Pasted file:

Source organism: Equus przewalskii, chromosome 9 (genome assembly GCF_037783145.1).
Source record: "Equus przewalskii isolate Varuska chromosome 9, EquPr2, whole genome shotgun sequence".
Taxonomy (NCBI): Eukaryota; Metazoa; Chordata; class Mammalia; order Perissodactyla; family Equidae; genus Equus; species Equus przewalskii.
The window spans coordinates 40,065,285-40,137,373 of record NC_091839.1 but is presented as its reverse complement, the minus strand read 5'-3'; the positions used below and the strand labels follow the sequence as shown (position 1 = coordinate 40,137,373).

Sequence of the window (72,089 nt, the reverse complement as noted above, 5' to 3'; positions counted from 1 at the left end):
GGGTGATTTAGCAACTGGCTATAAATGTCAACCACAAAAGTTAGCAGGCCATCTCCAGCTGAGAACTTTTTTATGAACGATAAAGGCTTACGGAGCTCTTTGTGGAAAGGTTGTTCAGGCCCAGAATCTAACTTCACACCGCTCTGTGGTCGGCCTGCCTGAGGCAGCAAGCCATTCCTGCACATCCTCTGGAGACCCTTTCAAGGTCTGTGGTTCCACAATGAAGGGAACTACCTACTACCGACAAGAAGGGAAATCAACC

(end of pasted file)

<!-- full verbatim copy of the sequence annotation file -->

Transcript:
Source organism: Equus przewalskii, chromosome 9 (genome assembly GCF_037783145.1).
Source record: "Equus przewalskii isolate Varuska chromosome 9, EquPr2, whole genome shotgun sequence".
Taxonomy (NCBI): Eukaryota; Metazoa; Chordata; class Mammalia; order Perissodactyla; family Equidae; genus Equus; species Equus przewalskii.
The window spans coordinates 40,065,285-40,137,373 of record NC_091839.1 but is presented as its reverse complement, the minus strand read 5'-3'; the positions used below and the strand labels follow the sequence as shown (position 1 = coordinate 40,137,373).

Sequence of the window (72,089 nt, the reverse complement as noted above, 5' to 3'; positions counted from 1 at the left end):
GGGTGATTTAGCAACTGGCTATAAATGTCAACCACAAAAGTTAGCAGGCCATCTCCAGCTGAGAACTTTTTTATGAACGATAAAGGCTTACGGAGCTCTTTGTGGAAAGGTTGTTCAGGCCCAGAATCTAACTTCACACCGCTCTGTGGTCGGCCTGCCTGAGGCAGCAAGCCATTCCTGCACATCCTCTGGAGACCCTTTCAAGGTCTGTGGTTCCACAATGAAGGGAACTACCTACTACCGACAAGAAGGGAAATCAACC